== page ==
Wednesday, July 8, 2009

How much does quality cost?

This is natural to think that in order to get the perfection one needs to pay for it. This is really hard to argue. However, what comes to quality, things may look not like they seem at the first glance. Quality may cost you additional time spent on operation that you would not do still producing a good product. But we all are humans and are not perfect in sense of quality of our work. In other words, we do make mistakes. So, we need all these additional measurements within the production cycle that allow us to see if the product complies to standards and requirements.

But when we talk about time and efforts spent on following procedures which only purpose is not letting us making the errors we should not forget about savings that we get using them. We have introduced all those practices not just in case but in response to problems we had in the past, in response to defects introduced or missed in the previous production cycles. Having deprived of them is going to save our time and resources!

The formula of quality cost includes not only explicit expenses on following quality processes but also implicit savings we get from following them. If you do not have savings then why bothering to do unnecessary actions? Even if process changes are introduced "just in case", we still do it to decrease the risk of having some problems in the future (lost user data -> frustrated clients -> bad reputation -> drop in sales).

In any case, if we make changes to the process we believe that we are going to have some saving, be it lower number of defects found at system testing, or fewer calls to customer support. So, we can infer that quality does not cost us money. Instead, it saves us money!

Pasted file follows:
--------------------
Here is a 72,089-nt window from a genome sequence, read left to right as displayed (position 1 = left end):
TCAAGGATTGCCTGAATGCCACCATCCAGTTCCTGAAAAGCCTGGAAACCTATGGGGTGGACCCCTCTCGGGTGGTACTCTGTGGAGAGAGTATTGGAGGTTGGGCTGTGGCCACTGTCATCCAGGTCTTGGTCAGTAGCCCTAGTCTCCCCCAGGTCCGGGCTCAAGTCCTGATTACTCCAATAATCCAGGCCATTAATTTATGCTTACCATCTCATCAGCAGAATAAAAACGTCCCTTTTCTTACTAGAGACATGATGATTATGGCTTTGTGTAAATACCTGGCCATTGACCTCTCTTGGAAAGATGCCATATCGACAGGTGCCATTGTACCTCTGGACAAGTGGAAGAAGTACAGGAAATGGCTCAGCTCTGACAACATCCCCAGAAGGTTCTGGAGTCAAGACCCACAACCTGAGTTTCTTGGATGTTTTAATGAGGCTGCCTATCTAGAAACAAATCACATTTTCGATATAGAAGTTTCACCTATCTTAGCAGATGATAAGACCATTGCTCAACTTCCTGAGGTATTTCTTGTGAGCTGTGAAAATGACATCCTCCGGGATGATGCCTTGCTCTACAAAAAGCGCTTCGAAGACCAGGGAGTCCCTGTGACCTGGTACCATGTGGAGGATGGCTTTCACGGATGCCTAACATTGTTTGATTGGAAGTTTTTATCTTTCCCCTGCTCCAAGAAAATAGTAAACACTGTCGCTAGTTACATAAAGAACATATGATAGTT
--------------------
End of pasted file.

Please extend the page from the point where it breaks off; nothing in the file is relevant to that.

If you are still not convinced that introducing quality practices does not cost you a coin, just look at two automobile vendors: Alfa Romeo and Toyota. Both cars can be in same prices niche, both provide similar functionality and cost almost the same, but the difference in quality is huge. It's remarkable that Toyota does not spend more money for producing its cars than Alfa Romeo because they have a good quality system installed. So, they spend more at the early stages of development to save time at the later stages.

In order to create such a system in your company just look at the history of previous projects. Analyze defects that escaped development and testing phases. Try to estimate cost of one fix at different phases, and introduce practices that will eliminate most popular mistakes. You can easily calculate savings you will get from introducing those practices. Then simply compare it to the additional cost related to following those practices. I am sure the benefit will totally overweight the overhead expenses. If it doesn't just write me back. I am interested in that sort of anomalies ;)

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